Gambling regulator La Dirección General de Ordenación del Juego (DGOJ) published the Draft Royal Decree on Commercial Communications for Gambling activities on February 24, with public responses due to by March 16.
The new regulations are designed to strengthen the 2011 law under which Spain’s regulated online gaming market launched in 2012, since when gambling advertising has increased unabated to the point of sparking a public backlash.
The draft royal decree states that parliamentarians share the public’s concern and aim to balance the commercial interests of operators with adequate protections for consumers, particularly young people.
The 138-page document sets new responsible gambling requirements for operators and also introduces new rules for advertising, promotions and sponsorship.
The new marketing regulations apply to gambling operators and their affiliates and prohibit them from advertising using brands, trademarks or commercial images they do not own, as well as prohibiting any reference to another operator’s games or intellectual property without authorisation.
All advertising must be truthful and socially responsible so as not to promote excessive gambling, and the use of imagery such as luxury products or money will be considered a breach of the social responsibility requirement. Ads that encourage the viewer to share the message of the ad with others will also be deemed irresponsible.
In addition to general rules regarding responsible gambling messaging and preventing children from being exposed to gambling advertising, the draft royal decree sets specific rules by gambling activity and medium.
Sponsorship agreements involving naming rights to sporting venues will be prohibited, as will any naming rights related to sports teams or any other entity outside the betting and gaming sector. Sponsorship of well-known figures and their use in marketing is also prohibited.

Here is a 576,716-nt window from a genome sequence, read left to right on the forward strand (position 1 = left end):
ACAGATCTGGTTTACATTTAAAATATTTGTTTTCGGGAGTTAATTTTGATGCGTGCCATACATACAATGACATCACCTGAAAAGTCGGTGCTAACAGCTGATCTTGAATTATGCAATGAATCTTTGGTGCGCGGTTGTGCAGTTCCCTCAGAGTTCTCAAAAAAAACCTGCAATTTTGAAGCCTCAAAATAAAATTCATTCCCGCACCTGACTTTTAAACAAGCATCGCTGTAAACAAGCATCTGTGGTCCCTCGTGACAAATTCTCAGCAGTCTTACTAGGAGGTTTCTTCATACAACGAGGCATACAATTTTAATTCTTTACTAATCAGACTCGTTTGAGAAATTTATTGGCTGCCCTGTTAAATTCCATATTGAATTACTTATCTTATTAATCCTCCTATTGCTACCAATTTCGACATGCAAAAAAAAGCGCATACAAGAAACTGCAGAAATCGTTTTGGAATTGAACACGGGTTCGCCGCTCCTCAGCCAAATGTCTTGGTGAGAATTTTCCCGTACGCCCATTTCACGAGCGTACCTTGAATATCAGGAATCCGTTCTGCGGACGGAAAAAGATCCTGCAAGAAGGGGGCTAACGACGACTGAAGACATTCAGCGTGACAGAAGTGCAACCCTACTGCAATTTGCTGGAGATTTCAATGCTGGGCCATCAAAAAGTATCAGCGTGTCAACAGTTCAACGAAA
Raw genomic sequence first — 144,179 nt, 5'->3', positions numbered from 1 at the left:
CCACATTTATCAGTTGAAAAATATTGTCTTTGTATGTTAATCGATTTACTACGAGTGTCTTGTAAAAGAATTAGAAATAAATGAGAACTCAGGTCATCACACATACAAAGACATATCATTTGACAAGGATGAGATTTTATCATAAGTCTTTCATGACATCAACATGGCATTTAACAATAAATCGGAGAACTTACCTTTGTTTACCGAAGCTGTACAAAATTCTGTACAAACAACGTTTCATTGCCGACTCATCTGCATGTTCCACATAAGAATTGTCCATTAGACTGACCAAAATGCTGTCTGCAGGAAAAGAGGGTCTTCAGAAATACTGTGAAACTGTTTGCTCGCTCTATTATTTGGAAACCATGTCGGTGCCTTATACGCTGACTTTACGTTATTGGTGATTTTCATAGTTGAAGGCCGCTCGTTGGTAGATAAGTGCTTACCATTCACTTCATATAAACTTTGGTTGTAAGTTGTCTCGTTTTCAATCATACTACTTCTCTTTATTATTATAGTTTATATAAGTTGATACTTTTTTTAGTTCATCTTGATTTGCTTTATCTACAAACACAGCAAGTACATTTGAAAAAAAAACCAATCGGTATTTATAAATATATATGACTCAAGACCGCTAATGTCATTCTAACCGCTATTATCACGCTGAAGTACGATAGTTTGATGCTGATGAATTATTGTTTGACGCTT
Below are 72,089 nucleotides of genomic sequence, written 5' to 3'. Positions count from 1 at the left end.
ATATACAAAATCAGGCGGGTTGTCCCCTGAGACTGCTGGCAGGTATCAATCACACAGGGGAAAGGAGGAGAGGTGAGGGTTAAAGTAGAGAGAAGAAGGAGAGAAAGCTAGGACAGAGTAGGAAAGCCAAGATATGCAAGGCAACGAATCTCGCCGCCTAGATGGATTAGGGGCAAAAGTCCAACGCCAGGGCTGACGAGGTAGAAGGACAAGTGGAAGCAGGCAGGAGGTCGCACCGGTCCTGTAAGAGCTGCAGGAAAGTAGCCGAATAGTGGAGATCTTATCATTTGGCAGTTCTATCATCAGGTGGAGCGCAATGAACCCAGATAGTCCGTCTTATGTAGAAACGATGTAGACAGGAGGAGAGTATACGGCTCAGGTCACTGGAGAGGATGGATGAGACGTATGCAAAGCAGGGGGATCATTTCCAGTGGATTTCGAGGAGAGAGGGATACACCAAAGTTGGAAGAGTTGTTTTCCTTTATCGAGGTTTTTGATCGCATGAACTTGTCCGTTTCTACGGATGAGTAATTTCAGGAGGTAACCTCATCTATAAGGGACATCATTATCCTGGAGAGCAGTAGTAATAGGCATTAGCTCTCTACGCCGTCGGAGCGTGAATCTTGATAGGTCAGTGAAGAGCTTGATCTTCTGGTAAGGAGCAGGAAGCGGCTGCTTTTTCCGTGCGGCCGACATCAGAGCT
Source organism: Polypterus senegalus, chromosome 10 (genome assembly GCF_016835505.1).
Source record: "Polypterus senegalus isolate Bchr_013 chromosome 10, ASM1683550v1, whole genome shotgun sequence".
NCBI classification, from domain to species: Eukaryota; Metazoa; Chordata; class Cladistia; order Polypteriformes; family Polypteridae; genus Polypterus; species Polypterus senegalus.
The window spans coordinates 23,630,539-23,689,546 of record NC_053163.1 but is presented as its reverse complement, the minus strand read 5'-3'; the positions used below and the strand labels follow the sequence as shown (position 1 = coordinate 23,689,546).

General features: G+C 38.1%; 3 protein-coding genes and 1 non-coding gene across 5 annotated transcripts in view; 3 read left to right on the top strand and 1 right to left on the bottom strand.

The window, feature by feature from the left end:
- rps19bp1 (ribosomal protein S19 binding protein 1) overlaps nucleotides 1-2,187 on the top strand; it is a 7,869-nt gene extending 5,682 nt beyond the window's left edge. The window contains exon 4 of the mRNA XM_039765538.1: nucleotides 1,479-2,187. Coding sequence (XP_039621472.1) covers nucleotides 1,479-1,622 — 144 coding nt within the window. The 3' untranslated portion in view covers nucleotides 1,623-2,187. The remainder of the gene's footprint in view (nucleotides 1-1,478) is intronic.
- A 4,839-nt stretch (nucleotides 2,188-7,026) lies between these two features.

No promotional offers will be allowed for new customers above €100 in value, with the draft also giving the regulator authority to set limits on the value of promotions to existing customers.
Bonuses must be shown separately from deposited funds in a player’s account and the bonus rules should not prevent players from withdrawing deposited funds, while loyalty bonuses can only be offered without requiring players to complete a number of bets or games for the bonus to be released.
Players who have increased their deposit limit must be excluded from promotions for a period of 30 days after the increase, and no promotions may be sent to players who have closed their account.
Free games can only be offered to registered players who are logged in and must accurately replicate the chances of winning compared to the real-money version of the game so as not to give players a false impression.
Radio and television advertising will only be allowed between 1am and 5am, although live sports broadcasts between 8pm and 5am may include ads which do not reference promotions or bonuses of any kind; calls to action such as ‘bet now’; or early cash-out or odds.
Operators must not use well-known characters in ads, real or fictional, with exceptions for characters made famous by the ad and narrators of live broadcasts, and all commercial communications must be immediately identifiable as such.
The advertising rules also set exemptions for pari-mutuel betting, instant lotteries and bingo, which may be advertised from 10pm to 6am in programming rated 18+.
The restrictions do not apply to lottery draw games, which may be advertised freely except for before, during and after programming primarily aimed at children.
Gambling promotions on Twitter and other social networks will also be restricted, with every post from an operator’s official account deemed to be a commercial communication, excluding graphical representations or retransmission of a sporting event.
Every fourth post must be a responsible gambling message and operators must make use of any tools available from social networks to prevent minors from following their accounts.
The draft decree also sets out the requirements for a comprehensive social responsibility policy, including problem gambling prevention mechanisms, self-exclusion and self-prohibition, and compliance.
The Draft Royal Decree on Commercial Communications for Gambling Activities is scheduled to come into force on July 1, 2020.